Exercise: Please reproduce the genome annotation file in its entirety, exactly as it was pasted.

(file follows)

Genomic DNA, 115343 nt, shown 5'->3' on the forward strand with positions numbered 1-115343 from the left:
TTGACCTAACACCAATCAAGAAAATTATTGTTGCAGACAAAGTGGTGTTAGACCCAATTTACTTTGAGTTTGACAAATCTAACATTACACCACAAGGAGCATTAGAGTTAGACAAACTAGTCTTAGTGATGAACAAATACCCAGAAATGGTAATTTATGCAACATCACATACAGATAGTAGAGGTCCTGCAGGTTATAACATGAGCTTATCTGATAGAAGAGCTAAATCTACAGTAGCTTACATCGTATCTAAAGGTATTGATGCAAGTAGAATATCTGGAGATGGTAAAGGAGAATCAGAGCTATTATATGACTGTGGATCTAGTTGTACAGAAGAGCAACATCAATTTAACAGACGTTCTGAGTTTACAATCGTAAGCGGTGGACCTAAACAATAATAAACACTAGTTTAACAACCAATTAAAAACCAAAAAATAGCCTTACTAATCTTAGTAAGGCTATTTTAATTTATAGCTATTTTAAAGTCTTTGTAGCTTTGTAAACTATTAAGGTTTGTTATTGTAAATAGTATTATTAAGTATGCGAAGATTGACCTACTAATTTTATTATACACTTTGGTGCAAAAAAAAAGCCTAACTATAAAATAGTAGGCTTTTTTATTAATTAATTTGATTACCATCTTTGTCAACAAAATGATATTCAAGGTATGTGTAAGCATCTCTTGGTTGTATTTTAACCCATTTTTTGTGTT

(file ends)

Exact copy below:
Genomic DNA, 115343 nt, shown 5'->3' on the forward strand with positions numbered 1-115343 from the left:
TTGACCTAACACCAATCAAGAAAATTATTGTTGCAGACAAAGTGGTGTTAGACCCAATTTACTTTGAGTTTGACAAATCTAACATTACACCACAAGGAGCATTAGAGTTAGACAAACTAGTCTTAGTGATGAACAAATACCCAGAAATGGTAATTTATGCAACATCACATACAGATAGTAGAGGTCCTGCAGGTTATAACATGAGCTTATCTGATAGAAGAGCTAAATCTACAGTAGCTTACATCGTATCTAAAGGTATTGATGCAAGTAGAATATCTGGAGATGGTAAAGGAGAATCAGAGCTATTATATGACTGTGGATCTAGTTGTACAGAAGAGCAACATCAATTTAACAGACGTTCTGAGTTTACAATCGTAAGCGGTGGACCTAAACAATAATAAACACTAGTTTAACAACCAATTAAAAACCAAAAAATAGCCTTACTAATCTTAGTAAGGCTATTTTAATTTATAGCTATTTTAAAGTCTTTGTAGCTTTGTAAACTATTAAGGTTTGTTATTGTAAATAGTATTATTAAGTATGCGAAGATTGACCTACTAATTTTATTATACACTTTGGTGCAAAAAAAAAGCCTAACTATAAAATAGTAGGCTTTTTTATTAATTAATTTGATTACCATCTTTGTCAACAAAATGATATTCAAGGTATGTGTAAGCATCTCTTGGTTGTATTTTAACCCATTTTTTGTGTT